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History of the UHC of Singapore

Interestingly, the Local Jewish community has been in Singapore since the early part of the last century and at one point there was quite a large population of Jews in Singapore. Since the early days of the then British settlement, Jews were working trading and visiting Singapore and finally settling on the Island.  They were primarily from Baghdad and some other parts of the Middle East and are mainly Sephardim Orthodox Jews. There are two Orthodox synagogues in Singapore, one of which was built by Sir Manasseh Meyer early last century and is deemed a historical building. Singapore also has quite a large Israeli community and an active Israeli embassy. The third and largest practicing community is the UHC – the United Hebrew Congregation affiliated to The World Union for Progressive Judaism(Reform), but made up of a Jewish Diaspora of many nationalities of Reform, Conservative, Progressive and Reconstructionist backgrounds.

The UHC was founded out of a lack of any existing Progressive community. In 1991, a small group of expatriate Jews living in Singapore started to get together to pray and celebrate. They were mostly English-speaking and most were Ashkenazim. The group got its start when two women, Natalie Barkan and Sandy Lessig, began to organize a few simple functions, then a Yom Kippur break-fast where 60 people appeared out of the woodwork, and then more Shabbat dinners and occasional services, holiday celebrations, children's activities and then religious classes, High Holiday services, adult education sessions, Passover Seders, and the rest is now a 22 year old History!

In 1992 we ran our first High Holiday services, conducting them on our own. The following year we contacted the URJ and asked if they could find a rabbi who would be willing to come to Singapore for the High Holy days for just expenses. This turned out to be one of the most important events in the formation of our congregation. In 1993, Rabbi Lennard Thal, (then the Regional Director of the Pacific Southwest Council of the URJ later became Senior Vice President), agreed to come with his wife Linda (an expert in Jewish education in her own right). Lenny and Linda's superb developmental and educational skills and warm personalities fit perfectly with our needs. They continued to come and help the community to grow for 20 years; they came every Rosh Hashanah, Yom Kippur, Succoth, and Pesach. For the 10th year and for the next 10 years, Rabbi Thal was joined by Cantor Susan Caro for the HHD, a widely-known and respected cantor and national leader in the Reform Movement in the US and was President of the American Conference of Cantors.

This small progressive community then decided to form our own official society. The United Hebrew Congregation (Singapore) and received government approval in 1995. We became the third Progressive congregation to be formed in Asia, after Rodef Shalom in Bombay and the United Jewish Congregation of Hong Kong. We still continue to grow and reach out to other communities in the region, and are especially in touch with our friends at the UPJ in Australia.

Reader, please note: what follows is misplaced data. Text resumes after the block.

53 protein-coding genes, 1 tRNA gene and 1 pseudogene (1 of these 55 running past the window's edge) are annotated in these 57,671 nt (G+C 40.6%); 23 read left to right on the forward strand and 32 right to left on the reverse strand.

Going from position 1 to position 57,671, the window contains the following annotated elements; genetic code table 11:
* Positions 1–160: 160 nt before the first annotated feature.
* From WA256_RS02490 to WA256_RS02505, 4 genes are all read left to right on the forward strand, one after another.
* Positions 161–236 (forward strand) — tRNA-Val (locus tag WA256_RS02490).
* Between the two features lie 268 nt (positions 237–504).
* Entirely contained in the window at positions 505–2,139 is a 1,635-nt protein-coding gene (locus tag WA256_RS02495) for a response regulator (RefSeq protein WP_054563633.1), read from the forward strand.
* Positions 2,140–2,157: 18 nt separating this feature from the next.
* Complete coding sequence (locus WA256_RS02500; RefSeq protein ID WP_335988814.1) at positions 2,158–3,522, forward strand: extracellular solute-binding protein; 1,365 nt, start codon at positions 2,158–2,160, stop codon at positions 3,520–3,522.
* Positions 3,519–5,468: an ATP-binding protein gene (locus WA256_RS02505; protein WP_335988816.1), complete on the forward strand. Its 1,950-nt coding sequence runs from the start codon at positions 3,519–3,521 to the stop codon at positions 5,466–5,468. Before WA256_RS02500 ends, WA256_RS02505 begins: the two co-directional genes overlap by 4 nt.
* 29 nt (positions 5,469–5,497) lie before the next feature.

We are still a volunteer led organization and although at this moment we have no permanent building, we have many of the accoutrements and activities of a Progressive congregation built up over the years. We have two new Torahs generously donated by one of our long standing members in 2012, and we have High Holiday and Shabbat prayer books, haggadot, tallitot and our own inscribed kippot.

In the face of Rabbi Thal’s retirement, we decided in 2012 to formally establish the community’s needs and then to take the first steps (and decision making), to bring the UHC to the next level. Substantial funds were raised through the Community Development Fund initiative to enable the UHC to hire a resident rabbi. Then a hiring process was conducted. Our first resident Rabbi, Nathan Alfred arrived in Singapore in January 2015.

What we always need and have valued most in the past to present day, is willing and capable leaders and volunteers, and enough funds – we continue to be a membership and donation funded organization.  We have and continue to manage year-on-year through our members' generosity – making things work through our volunteer efforts, dues, and donations.

Looking forward, we are witnessing the increasing importance of Asia to our world.  And we expect Jews – including Progressive Jews - will be there participating in the forefront, and with them our congregation will grow from strength to strength.

Mon, 21 October 2019 22 Tishrei 5780